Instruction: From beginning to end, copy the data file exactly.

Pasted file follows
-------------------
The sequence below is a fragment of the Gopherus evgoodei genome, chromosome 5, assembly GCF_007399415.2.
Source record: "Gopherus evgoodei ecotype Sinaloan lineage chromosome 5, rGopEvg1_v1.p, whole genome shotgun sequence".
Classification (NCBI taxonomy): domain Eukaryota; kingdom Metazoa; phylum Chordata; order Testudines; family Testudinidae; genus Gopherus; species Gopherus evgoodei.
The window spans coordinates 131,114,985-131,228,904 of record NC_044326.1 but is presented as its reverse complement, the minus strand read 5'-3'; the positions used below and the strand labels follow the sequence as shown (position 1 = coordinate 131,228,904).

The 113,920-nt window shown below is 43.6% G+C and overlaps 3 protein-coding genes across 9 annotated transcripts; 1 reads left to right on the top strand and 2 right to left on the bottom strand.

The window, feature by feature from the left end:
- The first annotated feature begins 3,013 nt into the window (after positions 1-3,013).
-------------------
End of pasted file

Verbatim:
The sequence below is a fragment of the Gopherus evgoodei genome, chromosome 5, assembly GCF_007399415.2.
Source record: "Gopherus evgoodei ecotype Sinaloan lineage chromosome 5, rGopEvg1_v1.p, whole genome shotgun sequence".
Classification (NCBI taxonomy): domain Eukaryota; kingdom Metazoa; phylum Chordata; order Testudines; family Testudinidae; genus Gopherus; species Gopherus evgoodei.
The window spans coordinates 131,114,985-131,228,904 of record NC_044326.1 but is presented as its reverse complement, the minus strand read 5'-3'; the positions used below and the strand labels follow the sequence as shown (position 1 = coordinate 131,228,904).

The 113,920-nt window shown below is 43.6% G+C and overlaps 3 protein-coding genes across 9 annotated transcripts; 1 reads left to right on the top strand and 2 right to left on the bottom strand.

The window, feature by feature from the left end:
- The first annotated feature begins 3,013 nt into the window (after positions 1-3,013).